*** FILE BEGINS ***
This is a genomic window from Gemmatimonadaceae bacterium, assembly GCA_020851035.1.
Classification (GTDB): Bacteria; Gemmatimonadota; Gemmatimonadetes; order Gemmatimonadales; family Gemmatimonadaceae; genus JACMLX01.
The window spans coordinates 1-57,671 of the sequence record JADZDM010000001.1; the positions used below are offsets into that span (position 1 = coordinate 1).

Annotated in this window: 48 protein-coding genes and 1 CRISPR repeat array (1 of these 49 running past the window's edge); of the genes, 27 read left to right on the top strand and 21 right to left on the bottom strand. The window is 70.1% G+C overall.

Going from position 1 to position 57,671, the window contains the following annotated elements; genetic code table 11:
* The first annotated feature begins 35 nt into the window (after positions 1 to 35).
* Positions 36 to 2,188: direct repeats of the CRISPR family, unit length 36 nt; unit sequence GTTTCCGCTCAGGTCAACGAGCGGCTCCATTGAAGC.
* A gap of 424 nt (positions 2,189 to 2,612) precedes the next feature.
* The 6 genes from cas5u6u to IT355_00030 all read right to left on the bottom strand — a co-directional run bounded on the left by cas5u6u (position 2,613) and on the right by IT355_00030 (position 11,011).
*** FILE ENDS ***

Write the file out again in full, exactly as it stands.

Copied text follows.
This is a genomic window from Gemmatimonadaceae bacterium, assembly GCA_020851035.1.
Classification (GTDB): Bacteria; Gemmatimonadota; Gemmatimonadetes; order Gemmatimonadales; family Gemmatimonadaceae; genus JACMLX01.
The window spans coordinates 1-57,671 of the sequence record JADZDM010000001.1; the positions used below are offsets into that span (position 1 = coordinate 1).

Annotated in this window: 48 protein-coding genes and 1 CRISPR repeat array (1 of these 49 running past the window's edge); of the genes, 27 read left to right on the top strand and 21 right to left on the bottom strand. The window is 70.1% G+C overall.

Going from position 1 to position 57,671, the window contains the following annotated elements; genetic code table 11:
* The first annotated feature begins 35 nt into the window (after positions 1 to 35).
* Positions 36 to 2,188: direct repeats of the CRISPR family, unit length 36 nt; unit sequence GTTTCCGCTCAGGTCAACGAGCGGCTCCATTGAAGC.
* A gap of 424 nt (positions 2,189 to 2,612) precedes the next feature.
* The 6 genes from cas5u6u to IT355_00030 all read right to left on the bottom strand — a co-directional run bounded on the left by cas5u6u (position 2,613) and on the right by IT355_00030 (position 11,011).